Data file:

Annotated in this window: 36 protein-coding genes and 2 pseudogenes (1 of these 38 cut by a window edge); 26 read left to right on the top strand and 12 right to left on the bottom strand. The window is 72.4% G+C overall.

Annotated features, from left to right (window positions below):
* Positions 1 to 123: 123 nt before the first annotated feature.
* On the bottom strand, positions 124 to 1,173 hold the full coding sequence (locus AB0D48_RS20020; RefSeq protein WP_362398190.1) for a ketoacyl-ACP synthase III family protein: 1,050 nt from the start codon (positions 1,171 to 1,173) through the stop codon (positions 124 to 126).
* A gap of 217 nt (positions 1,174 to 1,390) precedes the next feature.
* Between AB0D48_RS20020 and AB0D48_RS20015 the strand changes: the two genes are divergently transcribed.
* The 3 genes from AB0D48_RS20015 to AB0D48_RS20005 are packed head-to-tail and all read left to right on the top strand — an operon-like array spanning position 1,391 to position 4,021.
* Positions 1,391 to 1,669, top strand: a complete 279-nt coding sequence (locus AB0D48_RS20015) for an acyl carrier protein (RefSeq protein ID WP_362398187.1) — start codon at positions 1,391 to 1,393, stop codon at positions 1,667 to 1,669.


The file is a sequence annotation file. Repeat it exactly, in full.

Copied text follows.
Annotated in this window: 36 protein-coding genes and 2 pseudogenes (1 of these 38 cut by a window edge); 26 read left to right on the top strand and 12 right to left on the bottom strand. The window is 72.4% G+C overall.

Annotated features, from left to right (window positions below):
* Positions 1 to 123: 123 nt before the first annotated feature.
* On the bottom strand, positions 124 to 1,173 hold the full coding sequence (locus AB0D48_RS20020; RefSeq protein WP_362398190.1) for a ketoacyl-ACP synthase III family protein: 1,050 nt from the start codon (positions 1,171 to 1,173) through the stop codon (positions 124 to 126).
* A gap of 217 nt (positions 1,174 to 1,390) precedes the next feature.
* Between AB0D48_RS20020 and AB0D48_RS20015 the strand changes: the two genes are divergently transcribed.
* The 3 genes from AB0D48_RS20015 to AB0D48_RS20005 are packed head-to-tail and all read left to right on the top strand — an operon-like array spanning position 1,391 to position 4,021.
* Positions 1,391 to 1,669, top strand: a complete 279-nt coding sequence (locus AB0D48_RS20015) for an acyl carrier protein (RefSeq protein ID WP_362398187.1) — start codon at positions 1,391 to 1,393, stop codon at positions 1,667 to 1,669.